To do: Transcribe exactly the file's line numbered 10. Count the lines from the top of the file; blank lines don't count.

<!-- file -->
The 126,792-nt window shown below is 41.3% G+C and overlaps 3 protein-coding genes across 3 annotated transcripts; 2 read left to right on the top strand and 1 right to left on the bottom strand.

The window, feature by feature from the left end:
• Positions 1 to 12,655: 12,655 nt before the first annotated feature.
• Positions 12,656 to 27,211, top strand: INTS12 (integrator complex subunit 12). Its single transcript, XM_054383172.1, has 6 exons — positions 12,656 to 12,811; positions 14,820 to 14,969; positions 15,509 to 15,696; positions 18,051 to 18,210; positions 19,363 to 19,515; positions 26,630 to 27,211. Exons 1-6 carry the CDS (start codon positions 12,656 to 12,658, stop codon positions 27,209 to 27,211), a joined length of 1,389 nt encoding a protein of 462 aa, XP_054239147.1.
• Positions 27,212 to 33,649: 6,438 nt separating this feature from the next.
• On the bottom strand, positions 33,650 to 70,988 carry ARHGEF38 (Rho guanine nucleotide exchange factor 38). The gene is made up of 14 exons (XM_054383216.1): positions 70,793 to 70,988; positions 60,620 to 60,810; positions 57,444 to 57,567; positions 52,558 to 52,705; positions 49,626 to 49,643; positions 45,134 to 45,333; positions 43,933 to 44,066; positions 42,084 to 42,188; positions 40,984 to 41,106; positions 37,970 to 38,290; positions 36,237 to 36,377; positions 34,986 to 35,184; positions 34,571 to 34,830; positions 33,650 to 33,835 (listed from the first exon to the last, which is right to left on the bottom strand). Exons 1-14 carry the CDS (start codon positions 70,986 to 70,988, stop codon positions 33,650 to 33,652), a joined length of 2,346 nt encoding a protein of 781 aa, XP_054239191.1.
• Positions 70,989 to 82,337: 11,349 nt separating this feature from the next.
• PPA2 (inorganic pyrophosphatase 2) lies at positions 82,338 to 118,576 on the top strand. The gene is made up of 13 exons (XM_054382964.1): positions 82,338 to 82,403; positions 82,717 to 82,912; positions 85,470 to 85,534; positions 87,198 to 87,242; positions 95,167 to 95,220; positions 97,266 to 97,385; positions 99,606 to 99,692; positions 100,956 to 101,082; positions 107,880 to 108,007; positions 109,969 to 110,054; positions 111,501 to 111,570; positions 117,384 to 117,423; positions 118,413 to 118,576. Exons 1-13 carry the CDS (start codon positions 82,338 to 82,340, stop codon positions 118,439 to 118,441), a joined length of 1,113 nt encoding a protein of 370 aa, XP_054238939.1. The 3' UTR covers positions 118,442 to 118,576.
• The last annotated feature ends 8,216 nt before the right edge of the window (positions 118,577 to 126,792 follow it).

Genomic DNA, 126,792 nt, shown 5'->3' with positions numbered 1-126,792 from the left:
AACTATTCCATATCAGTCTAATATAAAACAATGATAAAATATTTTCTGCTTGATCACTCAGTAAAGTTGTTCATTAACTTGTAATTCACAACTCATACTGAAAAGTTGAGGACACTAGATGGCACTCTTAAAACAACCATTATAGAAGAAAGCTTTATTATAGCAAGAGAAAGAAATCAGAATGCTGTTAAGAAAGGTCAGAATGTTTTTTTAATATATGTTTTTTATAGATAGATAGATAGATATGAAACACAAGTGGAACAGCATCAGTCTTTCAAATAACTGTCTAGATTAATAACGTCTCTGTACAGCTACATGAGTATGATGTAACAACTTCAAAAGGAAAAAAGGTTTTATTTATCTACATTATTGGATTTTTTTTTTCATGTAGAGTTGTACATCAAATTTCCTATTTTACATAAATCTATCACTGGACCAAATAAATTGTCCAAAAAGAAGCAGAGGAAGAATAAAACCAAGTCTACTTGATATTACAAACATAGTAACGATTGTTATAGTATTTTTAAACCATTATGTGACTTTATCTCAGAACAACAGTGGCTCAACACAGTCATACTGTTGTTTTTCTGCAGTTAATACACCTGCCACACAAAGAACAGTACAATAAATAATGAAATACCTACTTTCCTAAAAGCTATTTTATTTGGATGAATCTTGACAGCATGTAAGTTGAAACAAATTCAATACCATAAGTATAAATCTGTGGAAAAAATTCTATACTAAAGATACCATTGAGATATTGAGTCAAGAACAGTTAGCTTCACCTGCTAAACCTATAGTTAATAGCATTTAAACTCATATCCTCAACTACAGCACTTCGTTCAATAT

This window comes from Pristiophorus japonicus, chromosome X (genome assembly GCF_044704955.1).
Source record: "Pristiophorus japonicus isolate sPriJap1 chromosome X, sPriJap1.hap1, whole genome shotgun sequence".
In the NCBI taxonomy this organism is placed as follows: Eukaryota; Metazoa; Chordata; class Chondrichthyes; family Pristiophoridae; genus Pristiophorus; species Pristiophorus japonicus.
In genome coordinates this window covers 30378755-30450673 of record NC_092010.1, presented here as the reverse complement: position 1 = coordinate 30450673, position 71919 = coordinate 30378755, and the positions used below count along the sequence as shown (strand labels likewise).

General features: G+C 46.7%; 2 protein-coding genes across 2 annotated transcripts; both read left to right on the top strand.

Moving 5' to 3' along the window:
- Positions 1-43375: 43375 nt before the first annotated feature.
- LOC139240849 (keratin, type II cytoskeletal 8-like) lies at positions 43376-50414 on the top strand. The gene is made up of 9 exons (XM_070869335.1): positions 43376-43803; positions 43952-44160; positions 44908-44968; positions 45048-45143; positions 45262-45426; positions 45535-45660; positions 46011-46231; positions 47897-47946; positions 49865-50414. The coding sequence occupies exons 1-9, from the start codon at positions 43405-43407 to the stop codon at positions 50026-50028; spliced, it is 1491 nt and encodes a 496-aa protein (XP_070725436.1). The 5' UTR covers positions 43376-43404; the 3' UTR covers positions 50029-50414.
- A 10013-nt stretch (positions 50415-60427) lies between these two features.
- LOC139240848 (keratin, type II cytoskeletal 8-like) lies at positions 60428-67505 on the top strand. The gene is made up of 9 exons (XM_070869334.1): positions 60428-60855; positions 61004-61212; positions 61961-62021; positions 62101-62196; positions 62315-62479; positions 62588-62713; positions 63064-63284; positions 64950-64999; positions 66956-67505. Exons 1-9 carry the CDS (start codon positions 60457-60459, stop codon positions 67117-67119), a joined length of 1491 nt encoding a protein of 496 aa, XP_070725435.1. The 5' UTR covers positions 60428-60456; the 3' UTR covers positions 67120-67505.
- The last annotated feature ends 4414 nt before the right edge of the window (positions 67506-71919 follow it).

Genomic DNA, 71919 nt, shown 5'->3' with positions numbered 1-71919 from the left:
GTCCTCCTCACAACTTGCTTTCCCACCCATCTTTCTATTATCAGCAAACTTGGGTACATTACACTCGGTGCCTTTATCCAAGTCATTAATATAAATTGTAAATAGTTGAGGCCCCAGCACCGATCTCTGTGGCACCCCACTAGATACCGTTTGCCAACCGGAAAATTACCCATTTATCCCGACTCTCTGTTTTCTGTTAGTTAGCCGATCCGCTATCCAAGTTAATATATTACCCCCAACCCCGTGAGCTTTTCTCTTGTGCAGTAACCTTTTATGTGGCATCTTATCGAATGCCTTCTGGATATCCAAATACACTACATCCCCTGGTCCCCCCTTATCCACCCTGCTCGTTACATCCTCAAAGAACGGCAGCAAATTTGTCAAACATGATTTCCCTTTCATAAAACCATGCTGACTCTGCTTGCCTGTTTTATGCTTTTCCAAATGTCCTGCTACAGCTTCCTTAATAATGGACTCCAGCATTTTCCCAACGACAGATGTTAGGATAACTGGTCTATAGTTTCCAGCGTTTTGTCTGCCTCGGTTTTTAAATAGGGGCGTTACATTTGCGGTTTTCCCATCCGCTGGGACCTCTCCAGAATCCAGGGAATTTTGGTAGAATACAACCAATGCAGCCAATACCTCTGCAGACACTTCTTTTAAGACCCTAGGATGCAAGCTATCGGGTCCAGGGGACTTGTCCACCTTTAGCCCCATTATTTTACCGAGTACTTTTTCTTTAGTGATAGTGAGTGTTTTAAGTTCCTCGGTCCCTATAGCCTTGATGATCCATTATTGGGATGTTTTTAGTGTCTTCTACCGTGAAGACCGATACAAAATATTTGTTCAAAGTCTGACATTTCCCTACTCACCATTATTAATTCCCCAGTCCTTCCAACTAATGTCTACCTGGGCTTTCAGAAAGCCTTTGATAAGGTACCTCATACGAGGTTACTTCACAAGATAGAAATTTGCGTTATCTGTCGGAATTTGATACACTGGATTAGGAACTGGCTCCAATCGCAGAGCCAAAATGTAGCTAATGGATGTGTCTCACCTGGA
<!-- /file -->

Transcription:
Genomic DNA, 126,792 nt, shown 5'->3' with positions numbered 1-126,792 from the left: